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Lord McIntosh of Haringey moved Amendment No. 183WA:

(a) has engaged in market abuse, or
(b) by taking or refraining from taking any action has required or encouraged another person or persons to engage in behaviour which, if engaged in by the person concerned, would amount to market abuse,
and the condition mentioned in subsection (1A) is fulfilled,
(1A) The condition is--").

The noble Lord said: My Lords, in moving this amendment, I shall speak also to Amendments Nos. 183XA, 183YA, 183ZA, 183A, 183AA, 183AB, 183AC, 183AD, 183AE, 183AF, 183AG, 183AH,

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183AJ, 183C and 183D. I shall respond to Opposition Amendments Nos. 183WAA and 183ADA when they have been spoken to by them.

When we come to our amendments, the substantive change made by this group is to allow the FSA and the courts to order a person who requires or encourages another person to engage in market abuse to pay restitution. Clause 119(1)(b) already allows the FSA to impose a penalty or make a statement when someone does that. Of course, the FSA can impose a penalty only where it would have been market abuse if the person concerned had engaged in the behaviour themselves, rather than requiring or encouraging another to do so.

Amendments Nos. 183WA and 183AD ensure that restitution can be made in that situation. I do not believe that anyone can dispute the need for that.

The protections for reasonable belief and due diligence will also apply in that circumstance. The FSA and the courts will not be able to order restitution where the persons who required or encouraged behaviour had reasonable grounds for believing that their behaviour was not of that type, or exercised all due diligence and took all reasonable precautions to avoid behaving in that way.

Noble Lords opposite have tabled Amendments Nos. 183WAA and 18ADA which amend our amendments. We had sight of those only this morning. I would prefer that they speak to those amendments before I respond to them. I beg to move.

The Chairman of Committees: My Lords, Amendment No. 183WAA is on the supplementary sheet and it is an amendment to Amendment No. 183WA.

Lord Kingsland moved, as an amendment to Amendment No. 183WA, Amendment No. 183WAA:

    Line 4, in paragraph (b), after ("has") insert ("knowingly").

The noble Lord said: My Lords, Amendments Nos. 183WA to 183ZA give the court power, on an application by the authority, to award compensation--restitution--against someone who instigates market abuse: he "requires or encourages" the abuser.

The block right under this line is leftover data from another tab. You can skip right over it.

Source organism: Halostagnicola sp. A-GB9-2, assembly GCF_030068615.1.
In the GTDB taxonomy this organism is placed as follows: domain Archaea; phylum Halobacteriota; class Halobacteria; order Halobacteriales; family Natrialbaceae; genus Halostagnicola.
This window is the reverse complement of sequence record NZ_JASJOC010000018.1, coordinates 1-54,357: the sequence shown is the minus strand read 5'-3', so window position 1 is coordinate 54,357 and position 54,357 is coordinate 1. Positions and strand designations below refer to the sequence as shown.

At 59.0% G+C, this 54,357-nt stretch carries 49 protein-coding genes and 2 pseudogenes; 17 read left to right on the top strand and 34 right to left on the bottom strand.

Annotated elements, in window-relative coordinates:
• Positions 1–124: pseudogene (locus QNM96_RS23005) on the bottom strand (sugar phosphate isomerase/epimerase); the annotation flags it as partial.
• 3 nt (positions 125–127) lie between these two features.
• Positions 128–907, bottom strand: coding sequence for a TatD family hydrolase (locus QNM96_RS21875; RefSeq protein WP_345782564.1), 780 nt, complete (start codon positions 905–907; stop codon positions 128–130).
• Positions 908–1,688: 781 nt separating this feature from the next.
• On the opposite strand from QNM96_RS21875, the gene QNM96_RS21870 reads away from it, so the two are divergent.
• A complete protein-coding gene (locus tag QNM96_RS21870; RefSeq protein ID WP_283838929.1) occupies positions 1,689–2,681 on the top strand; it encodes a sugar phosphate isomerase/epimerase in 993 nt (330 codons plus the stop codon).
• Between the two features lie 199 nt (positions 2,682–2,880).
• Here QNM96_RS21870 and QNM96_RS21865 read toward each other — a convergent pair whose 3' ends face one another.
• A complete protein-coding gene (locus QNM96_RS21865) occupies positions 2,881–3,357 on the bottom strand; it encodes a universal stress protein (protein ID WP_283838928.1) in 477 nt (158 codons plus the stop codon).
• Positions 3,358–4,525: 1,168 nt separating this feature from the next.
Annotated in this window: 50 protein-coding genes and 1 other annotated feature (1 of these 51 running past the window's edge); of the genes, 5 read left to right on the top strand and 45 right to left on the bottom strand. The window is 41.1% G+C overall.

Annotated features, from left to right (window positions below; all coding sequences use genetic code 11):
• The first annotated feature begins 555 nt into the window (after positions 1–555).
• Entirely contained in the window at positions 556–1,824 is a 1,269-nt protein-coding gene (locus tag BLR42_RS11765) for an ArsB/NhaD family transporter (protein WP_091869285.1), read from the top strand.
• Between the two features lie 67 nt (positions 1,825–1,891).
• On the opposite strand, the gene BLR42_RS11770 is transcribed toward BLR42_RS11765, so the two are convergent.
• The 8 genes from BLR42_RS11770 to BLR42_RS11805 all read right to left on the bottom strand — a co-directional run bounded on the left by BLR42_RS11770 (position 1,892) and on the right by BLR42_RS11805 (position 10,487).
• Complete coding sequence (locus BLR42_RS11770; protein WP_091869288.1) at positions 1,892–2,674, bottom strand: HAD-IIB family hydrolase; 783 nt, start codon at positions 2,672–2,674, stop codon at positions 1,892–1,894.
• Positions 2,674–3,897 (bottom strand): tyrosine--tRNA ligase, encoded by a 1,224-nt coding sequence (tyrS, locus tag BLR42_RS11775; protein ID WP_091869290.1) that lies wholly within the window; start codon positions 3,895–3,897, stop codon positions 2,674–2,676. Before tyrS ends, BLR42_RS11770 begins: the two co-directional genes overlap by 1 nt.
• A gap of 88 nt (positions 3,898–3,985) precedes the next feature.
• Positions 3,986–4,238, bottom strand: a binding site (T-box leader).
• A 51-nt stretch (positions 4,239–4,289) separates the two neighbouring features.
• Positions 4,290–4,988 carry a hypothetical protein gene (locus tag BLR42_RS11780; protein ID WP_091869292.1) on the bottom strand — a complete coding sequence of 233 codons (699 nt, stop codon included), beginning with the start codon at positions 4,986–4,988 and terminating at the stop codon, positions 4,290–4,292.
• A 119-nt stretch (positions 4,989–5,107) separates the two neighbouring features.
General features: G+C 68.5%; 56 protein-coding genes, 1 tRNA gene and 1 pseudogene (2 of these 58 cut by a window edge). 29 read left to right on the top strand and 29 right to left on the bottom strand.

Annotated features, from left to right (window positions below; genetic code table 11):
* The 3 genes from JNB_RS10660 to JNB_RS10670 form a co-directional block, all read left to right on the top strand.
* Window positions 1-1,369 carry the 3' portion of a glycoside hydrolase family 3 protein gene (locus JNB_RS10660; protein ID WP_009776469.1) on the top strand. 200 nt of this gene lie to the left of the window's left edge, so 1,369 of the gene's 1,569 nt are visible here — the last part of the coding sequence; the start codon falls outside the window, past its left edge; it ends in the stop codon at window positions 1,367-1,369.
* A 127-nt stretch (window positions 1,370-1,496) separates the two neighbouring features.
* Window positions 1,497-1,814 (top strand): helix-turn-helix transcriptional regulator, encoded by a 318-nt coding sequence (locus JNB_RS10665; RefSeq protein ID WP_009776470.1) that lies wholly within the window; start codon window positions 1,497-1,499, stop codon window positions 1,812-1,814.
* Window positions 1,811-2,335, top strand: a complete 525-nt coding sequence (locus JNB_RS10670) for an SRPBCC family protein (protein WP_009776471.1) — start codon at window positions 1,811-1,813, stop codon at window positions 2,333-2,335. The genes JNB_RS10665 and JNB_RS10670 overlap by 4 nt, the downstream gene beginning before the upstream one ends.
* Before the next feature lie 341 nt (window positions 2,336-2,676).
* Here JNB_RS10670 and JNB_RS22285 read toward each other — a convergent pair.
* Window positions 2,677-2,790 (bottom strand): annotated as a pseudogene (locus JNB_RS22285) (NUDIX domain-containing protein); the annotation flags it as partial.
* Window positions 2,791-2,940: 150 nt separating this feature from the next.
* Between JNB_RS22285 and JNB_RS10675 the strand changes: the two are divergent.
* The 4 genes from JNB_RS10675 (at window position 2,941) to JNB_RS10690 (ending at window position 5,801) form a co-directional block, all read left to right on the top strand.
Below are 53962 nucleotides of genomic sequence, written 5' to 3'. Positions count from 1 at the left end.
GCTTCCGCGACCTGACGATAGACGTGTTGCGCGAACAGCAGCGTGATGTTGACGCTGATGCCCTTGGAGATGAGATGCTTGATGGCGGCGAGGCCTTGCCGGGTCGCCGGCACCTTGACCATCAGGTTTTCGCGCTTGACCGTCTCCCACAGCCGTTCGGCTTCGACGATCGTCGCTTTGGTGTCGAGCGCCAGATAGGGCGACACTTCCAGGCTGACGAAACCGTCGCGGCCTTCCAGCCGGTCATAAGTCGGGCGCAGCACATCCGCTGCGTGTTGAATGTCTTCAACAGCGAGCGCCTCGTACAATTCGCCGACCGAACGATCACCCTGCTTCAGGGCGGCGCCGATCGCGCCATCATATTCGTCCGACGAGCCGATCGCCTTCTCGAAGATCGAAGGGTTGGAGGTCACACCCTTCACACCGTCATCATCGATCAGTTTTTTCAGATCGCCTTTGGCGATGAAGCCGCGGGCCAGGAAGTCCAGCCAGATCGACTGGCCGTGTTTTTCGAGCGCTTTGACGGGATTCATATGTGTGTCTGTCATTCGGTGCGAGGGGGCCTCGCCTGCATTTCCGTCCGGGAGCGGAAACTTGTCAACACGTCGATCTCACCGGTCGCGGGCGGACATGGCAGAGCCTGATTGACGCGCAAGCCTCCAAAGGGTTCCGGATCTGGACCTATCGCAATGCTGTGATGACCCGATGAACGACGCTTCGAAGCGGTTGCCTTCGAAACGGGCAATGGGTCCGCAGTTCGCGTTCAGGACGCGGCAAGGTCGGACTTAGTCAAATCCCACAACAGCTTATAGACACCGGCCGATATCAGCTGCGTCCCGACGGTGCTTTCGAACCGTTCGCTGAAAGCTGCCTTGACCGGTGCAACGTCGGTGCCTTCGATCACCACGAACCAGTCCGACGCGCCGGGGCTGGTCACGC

The danger is that the court may treat the authorised person as encouraging the abuse because, without knowing about the abuse, it agrees to "approve" a client's communication for the purposes of Clause 19 without being able to discover whether it contains untrue or misleading statements.

The government amendment on restitution does not change the scope of the offence, but regrettably makes it more likely that the authority will want to hit the investment bank or stockbroker that unwittingly takes part in the market abuse. Typically, that will be where it approves, for the purposes of Section 57 of the Financial Services Act, a press release or takeover document at the request of the client. The firm is already required by FSA rules to ensure that the document is not misleading. That will be continued by

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the authority under the new regime. Neither the FSA nor the authority would bring an action against a firm if it had tried to find out the true position.

However, if the authority can now get restitution in those circumstances, so that innocent investors receive some compensation, I believe that the authority would try to do so. That is the background to our amendments. The authorised person has to know what he is doing in encouraging the commission of market abuse.

Your Lordships are well aware that the Financial Services and Markets Bill already empowers the authority to impose unlimited fines on innocent third parties who require or encourage another person to engage in market abuse. Typically, where a corporate finance firm approves for issue a takeover circular containing statements that it did not know were misleading, that phraseology is less draconian than the Government wanted initially and is a concession that the Government made at the urging of our shadow Treasury team. The authority is unlikely to impose a large fine on an innocent third party, but is much more likely to seek restitution in the circumstances of actual loss.

It is fair to say that the Opposition have so far failed to bring an intent element into the liability to require restitution. None the less, the Government have provided that the innocent third party should not have to pay compensation if he exercised all due diligence to avoid encouraging the abuse. However, he may not do enough for the defence to apply. Nevertheless, it would be unfair to require him to pay compensation if he did not know that what he had agreed to did in fact constitute market abuse.

The problem would disappear if, as we have urged, some element of intent was required before the market abuse of misleading the market was committed. Currently, the market abuser is guilty even if he did not know that he could be misinterpreted. The amendment proposes therefore that the accused should be guilty of committing or encouraging market abuse if intent can be presumed from the facts, which are then proved.